The change created a vacuum in the region where people lacked a clear political direction. This period coincided with the Ram Mandir movement which took north India in its grip. While many south Indian states managed to dodge the impact, the Vishwa Hindu Parishad (VHP) managed to find its feet in Karnataka. The ground for VHP’s entry had, however, already been laid by Nagpur-headquartered Rashtriya Swayamsevak Sangh (RSS). Due to Nagpur’s geographical proximity to Karnataka, the RSS had been able to send its emissaries to the state and find a foothold.

Over the years, the Muslim Bearys, a merchant community that has thrived in coastal Karnataka for centuries became the target of these organisations with issues of love jihad and cow protection being used to justify the actions.

Hate messages have been found to be relayed against Muslims of the area with WhatsApps like, “Dear Hindus, to stop Islam, you do not have to throw bombs not wield a sword or throw knives at them, just do this-economically boycott them.”

Fishing community reacts

The boycott call against the Hindu fishing traders has, however, left the community somewhat rattled. The total marine fish catch is to the tune of Rs 2,800 crore per annum. About 40 per cent of it is exported. The local trade is valued at Rs 1,200 crore. Since the boycott has been contained to just two districts, the economic impact is negligible. On a typical day, the total trade in 400 markets on the coast and hinterland of Karnataka is estimated to be around Rs 25-40 crore.

The fishing community, which is apprehensive that the call for ban would spread across the coastal belt, has been trying to rally support behind it from fishing organisations. “It was not our intention to hurt the feelings of the minorities, but butchering the cows in the town had hurt the religious sentiments of the Hindus in Gangolli. I am sure this would be happening in other towns also except big cities like Mangalore where an organised abattoir is functioning. So we had organised a bandh in protest of Gau Hatya [cow slaughter] in our town. The bandh was a total success,” Nagappa Patel, leader of Jai Karnataka Fish Merchant’s Sangha, told The Federal.

The fishing community alleges that Muslims are not just boycotting but also threatening others against buying fish from Hindus. Kamala, a fish vendor and representative of Women Fish Vendors’ Association of Kundapur taluk, says, “A day after the protest by Hindus, a large group of Muslim leaders converged at the Gangolli fish market and stopped them from selling fish at the market. They also intimidated the buyers not only from the Muslim community but also others.”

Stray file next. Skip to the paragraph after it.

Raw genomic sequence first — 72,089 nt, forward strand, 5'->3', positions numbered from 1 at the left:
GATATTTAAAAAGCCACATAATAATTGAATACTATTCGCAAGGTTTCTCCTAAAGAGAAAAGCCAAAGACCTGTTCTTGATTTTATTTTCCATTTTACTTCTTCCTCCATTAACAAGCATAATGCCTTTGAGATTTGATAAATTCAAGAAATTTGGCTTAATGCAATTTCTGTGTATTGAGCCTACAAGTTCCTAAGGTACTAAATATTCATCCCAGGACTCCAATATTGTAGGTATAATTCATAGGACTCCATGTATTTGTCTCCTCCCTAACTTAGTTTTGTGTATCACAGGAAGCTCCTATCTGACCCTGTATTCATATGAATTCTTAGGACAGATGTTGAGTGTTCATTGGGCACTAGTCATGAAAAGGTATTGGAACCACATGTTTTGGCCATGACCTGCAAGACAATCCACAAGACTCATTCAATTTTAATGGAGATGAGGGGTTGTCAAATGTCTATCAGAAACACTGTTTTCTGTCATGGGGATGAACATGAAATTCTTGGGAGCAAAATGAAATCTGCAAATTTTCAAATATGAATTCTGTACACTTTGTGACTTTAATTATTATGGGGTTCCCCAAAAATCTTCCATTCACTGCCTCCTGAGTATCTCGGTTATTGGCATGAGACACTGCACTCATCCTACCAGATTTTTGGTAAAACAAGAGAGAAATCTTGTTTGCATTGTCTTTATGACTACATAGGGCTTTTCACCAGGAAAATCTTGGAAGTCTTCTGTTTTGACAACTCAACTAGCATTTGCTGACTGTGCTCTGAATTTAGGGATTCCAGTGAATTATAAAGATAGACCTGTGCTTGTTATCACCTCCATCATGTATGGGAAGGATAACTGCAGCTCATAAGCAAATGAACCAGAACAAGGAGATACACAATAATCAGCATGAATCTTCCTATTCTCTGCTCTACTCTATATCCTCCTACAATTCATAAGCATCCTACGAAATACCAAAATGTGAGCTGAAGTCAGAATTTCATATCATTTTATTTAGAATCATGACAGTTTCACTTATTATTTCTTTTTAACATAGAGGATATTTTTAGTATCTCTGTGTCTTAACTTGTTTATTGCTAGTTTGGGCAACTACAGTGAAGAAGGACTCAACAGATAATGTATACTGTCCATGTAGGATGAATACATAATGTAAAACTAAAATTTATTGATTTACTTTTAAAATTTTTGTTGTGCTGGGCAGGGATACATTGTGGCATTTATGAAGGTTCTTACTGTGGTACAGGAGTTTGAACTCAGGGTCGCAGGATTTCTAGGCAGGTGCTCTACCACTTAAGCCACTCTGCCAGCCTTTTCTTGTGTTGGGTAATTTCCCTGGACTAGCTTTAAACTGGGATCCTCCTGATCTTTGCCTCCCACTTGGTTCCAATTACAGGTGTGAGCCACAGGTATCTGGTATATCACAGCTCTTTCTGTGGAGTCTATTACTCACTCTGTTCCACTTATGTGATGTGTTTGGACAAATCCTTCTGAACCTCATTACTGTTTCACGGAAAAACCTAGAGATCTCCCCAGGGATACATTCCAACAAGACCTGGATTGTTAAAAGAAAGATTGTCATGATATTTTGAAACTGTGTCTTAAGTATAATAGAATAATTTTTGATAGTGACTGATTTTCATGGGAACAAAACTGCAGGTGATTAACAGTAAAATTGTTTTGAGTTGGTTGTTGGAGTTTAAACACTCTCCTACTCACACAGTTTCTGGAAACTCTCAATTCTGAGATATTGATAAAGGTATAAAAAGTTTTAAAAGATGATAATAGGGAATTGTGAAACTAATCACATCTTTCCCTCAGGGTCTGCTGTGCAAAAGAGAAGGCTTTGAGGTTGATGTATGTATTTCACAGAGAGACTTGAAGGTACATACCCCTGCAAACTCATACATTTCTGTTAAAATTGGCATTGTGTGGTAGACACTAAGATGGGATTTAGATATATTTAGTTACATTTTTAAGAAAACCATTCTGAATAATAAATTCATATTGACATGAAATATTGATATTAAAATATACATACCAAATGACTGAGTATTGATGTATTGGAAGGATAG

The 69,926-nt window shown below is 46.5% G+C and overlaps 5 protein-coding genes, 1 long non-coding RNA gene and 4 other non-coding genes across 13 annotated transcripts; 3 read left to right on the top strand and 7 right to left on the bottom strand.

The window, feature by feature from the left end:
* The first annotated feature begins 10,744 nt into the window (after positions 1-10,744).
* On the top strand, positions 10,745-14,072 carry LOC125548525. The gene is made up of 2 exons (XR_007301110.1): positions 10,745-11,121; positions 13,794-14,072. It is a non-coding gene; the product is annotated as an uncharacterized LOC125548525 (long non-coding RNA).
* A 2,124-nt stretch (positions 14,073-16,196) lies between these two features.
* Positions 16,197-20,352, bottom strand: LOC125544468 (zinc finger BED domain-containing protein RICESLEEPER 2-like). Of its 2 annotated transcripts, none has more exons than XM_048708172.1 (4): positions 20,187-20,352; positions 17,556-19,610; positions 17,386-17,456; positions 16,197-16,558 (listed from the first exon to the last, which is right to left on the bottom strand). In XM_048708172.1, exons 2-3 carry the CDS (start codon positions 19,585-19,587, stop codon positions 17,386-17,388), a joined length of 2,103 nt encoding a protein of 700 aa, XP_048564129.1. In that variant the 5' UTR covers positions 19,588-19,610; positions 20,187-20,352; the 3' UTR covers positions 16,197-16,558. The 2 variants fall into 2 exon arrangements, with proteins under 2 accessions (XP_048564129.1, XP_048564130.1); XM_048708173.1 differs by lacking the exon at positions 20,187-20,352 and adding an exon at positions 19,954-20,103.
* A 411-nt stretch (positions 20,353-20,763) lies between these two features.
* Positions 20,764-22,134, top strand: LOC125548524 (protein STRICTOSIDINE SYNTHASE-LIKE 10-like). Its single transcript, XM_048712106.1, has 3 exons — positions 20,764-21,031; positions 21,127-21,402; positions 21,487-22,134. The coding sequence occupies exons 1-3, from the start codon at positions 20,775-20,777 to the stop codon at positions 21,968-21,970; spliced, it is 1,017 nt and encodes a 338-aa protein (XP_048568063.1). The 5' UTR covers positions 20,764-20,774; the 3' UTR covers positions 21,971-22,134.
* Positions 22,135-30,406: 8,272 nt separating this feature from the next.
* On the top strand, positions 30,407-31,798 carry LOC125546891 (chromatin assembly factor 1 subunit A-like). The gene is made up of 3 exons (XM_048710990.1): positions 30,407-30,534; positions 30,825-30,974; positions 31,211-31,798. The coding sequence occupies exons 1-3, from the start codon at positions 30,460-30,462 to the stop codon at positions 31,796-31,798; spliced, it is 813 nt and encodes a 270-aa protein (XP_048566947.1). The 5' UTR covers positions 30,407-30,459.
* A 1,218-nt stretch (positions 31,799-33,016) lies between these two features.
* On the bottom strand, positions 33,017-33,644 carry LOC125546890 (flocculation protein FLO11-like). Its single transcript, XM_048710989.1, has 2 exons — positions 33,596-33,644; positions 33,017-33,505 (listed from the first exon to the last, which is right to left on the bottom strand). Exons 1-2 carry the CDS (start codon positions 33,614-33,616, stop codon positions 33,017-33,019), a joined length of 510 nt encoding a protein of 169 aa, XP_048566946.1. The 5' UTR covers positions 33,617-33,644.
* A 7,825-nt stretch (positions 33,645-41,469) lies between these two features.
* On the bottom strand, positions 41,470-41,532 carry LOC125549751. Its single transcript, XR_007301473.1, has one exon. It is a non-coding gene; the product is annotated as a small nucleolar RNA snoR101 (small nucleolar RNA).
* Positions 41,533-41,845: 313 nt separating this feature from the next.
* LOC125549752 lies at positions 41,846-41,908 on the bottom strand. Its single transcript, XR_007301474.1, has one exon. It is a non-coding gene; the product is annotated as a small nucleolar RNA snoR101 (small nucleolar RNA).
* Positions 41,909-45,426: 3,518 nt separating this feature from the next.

Ishaq and Ahmed agree that while the call for boycott is real, it was not a planned action. “It was a spontaneous reaction and not a planned one. It was not a ploy to create a social divide. After all, many Muslim youths also depend on the fish that lands at the Gangolli fishing port and sell it on crate-mounted two-wheelers. Such boycotts will not sustain for long. They are just a mark of protest,” they said.

Simmering tension

The development has, however, led to consternation and tension not just in Gangolli but even beyond. While the elders in both communities are talking about it in disapproving murmurs, the younger members across both groups in Udupi, Dakshina Kannada and even border areas of Karnataka and Kerala are expressing anger.

A Bajrang Dal activist, Praveen, says, those supporting the boycott should be booked. He even supports the right of Hindutva organisations to do it.

“Cow slaughter has become a law, how can the law be broken. It is an act of Parliament, and since it has already been promulgated there can be no excuse for violation. There cannot be an economic boycott of any other commodity in retaliation for cow slaughter.

This is why the Bajrang Dal and other arms of Hindutva organisations have the right to bring the people who boycott fish market to the books,” he says.

Some are already working to use the development as a window to push their long-held agenda.